Daniel Abraham’s Long Price quartet, kicked off in 2006 by A Shadow in Summer, is a good, solid but perhaps not exceptional fantasy series that did not receive the attention it deserved. The plotting fast and loose and never quite as balanced as one would hope, Abraham nevertheless showed he had a good grip on character and character dynamics in telling the generational story of two men with differing yet common directions in life. Possessing a spin on djinns and using a unique method of communication, the series is still able to poke its nose above the herd (and remains worth a read today). But when looking where to aim his writing ship after the Long Price, it would seem Abraham looked to more familiar territory, or, as is most likely the case, unfamiliar but realistic territory. 2011’s The Dragon’s Path kicks off the quintuplet of The Dagger and the Coin series.
Reading more like historical fiction in a fictional setting than the epic fantasy one typically associates with the genre label the book possesses, The Dragon’s Path feels very realistic. If the place names were real, and the settings described as Medieval, readers could easily put themselves into an Earth scene years ago. Kings, vassals, wars, courtiers, knights, retinues, etc., the panoply (har har) of Medieval life is conveyed in representative terms—but not grimdark (i.e. excessive wallowing in the dystopia of Europe’s past).
While there is certainly room to argue plot motivates a fair portion of the novel, The Dragon’s Path is largely a character study of people at various points of their lives. It moves through the viewpoints of a handful of characters, high to low society, as they deal with a land and societies shifting and adapting to planned and unplanned upheaval. Cithrin is a ward of the Medean Bank of Vanai, and at the outset of the novel she has been charged with overseeing the transfer of a huge amount of the bank’s gold to the city of Carse. Where other writers would use this opening as an opportunity for robbery (i.e. drama), Abraham takes her story in a different direction, helping to paint many of the underlying social and cultural conflicts in the process while getting to the heart of what drives her. Geder is prince but would rather be a scholar studying history and lore. Initially given control of a city, it isn’t long before he learns those above him know of his true desires, as well. And Dawson Killiam is an ageing man. Member of the court of nobles and friend to the king, he begins to uncover a plot in his day to day work in the court that would seem to point in one direction, but his hunches tell him it’s pointed in another.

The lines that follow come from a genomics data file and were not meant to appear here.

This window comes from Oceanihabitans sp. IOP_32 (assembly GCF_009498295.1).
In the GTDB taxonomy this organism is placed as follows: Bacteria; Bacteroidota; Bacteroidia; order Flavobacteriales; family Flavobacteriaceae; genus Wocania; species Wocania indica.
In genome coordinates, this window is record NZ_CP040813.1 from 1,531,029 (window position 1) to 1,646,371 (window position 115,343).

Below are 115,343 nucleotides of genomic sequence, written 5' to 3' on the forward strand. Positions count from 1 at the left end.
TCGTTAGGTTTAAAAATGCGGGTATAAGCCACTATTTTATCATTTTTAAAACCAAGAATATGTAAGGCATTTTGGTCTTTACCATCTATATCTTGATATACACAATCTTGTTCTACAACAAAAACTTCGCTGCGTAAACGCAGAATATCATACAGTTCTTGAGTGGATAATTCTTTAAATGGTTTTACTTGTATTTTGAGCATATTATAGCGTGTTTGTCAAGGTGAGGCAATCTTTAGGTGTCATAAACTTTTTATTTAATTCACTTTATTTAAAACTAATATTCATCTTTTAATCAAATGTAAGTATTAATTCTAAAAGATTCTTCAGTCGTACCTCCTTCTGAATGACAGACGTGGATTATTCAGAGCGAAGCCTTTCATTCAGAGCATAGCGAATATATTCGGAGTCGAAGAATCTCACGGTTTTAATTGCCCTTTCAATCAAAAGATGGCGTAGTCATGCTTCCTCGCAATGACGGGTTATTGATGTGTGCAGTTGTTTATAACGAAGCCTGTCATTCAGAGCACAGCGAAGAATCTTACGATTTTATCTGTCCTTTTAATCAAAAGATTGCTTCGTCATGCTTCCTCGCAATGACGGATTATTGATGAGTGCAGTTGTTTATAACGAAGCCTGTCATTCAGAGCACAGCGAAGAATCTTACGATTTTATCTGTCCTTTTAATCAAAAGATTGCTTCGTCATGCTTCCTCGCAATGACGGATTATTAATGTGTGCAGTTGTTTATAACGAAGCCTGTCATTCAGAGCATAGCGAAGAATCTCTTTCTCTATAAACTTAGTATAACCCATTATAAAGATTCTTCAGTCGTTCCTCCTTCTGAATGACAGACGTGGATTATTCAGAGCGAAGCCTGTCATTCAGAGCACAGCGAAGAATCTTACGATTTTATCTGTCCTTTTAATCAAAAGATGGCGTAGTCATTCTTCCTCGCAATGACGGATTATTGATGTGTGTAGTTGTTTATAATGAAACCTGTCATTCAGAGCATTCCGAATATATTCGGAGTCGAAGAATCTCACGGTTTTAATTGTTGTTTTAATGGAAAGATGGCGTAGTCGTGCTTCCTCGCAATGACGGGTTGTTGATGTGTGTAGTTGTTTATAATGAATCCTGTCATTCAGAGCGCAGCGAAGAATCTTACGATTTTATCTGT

While I hinted earlier that it’s possible The Dragon’s Path is in response to some readers’ dislike of the unique elements of the Long Price Quartet, I feel it’s far more likely that Abraham looked to the success of his novelette “The Cambist and Lord Iron: A Fairy Tale of Economics”, a story about the relationship between economics and power, and looked to expand it into a much broader and grander story. The umbrella title The Dagger and the Coin, Abraham would seem to seek to examine the ways in which money and violence change the lives of people and societies.
First book in a five-part series, not to mention reading like historical fiction, The Dragon’s Path takes its time getting off the ground. Dramatic events do occur (i.e. scenes which draw a lot of readers to reading), but Abraham largely maintains focus on his handful of characters. A banker, a scholar, and a nobleman are not a knight, assassin, or wizard, meaning it takes time and growing with the characters for the substance and intention of the narrative to begin to take shape. For me it wasn’t until three-quarters of the way through the novel things started to really click, and I became engaged with its aims and questions.
In the end, if readers are looking for the fireworks sensawunda that some fantasy books provide, The Dragon’s Path is not for them. Abraham approaches the setting and characters with a strong sense of realism, particularly the roles economy and war play in changing society. Beyond the standard “I’m evil because I’m evil.” fantasy shtick, Abraham looks to investigate those two primary mechanisms of power, and how they affected people, for better and worse, through bigger and smaller upheavals. For that, the book holds more in common with the works of Tolstoy than Tolkien. There are elements of fantasy hovering on the edges, and occasionally in the forefront, hinting at things to come, but by and large readers looking for a layered look into the power of money and violence should take a look.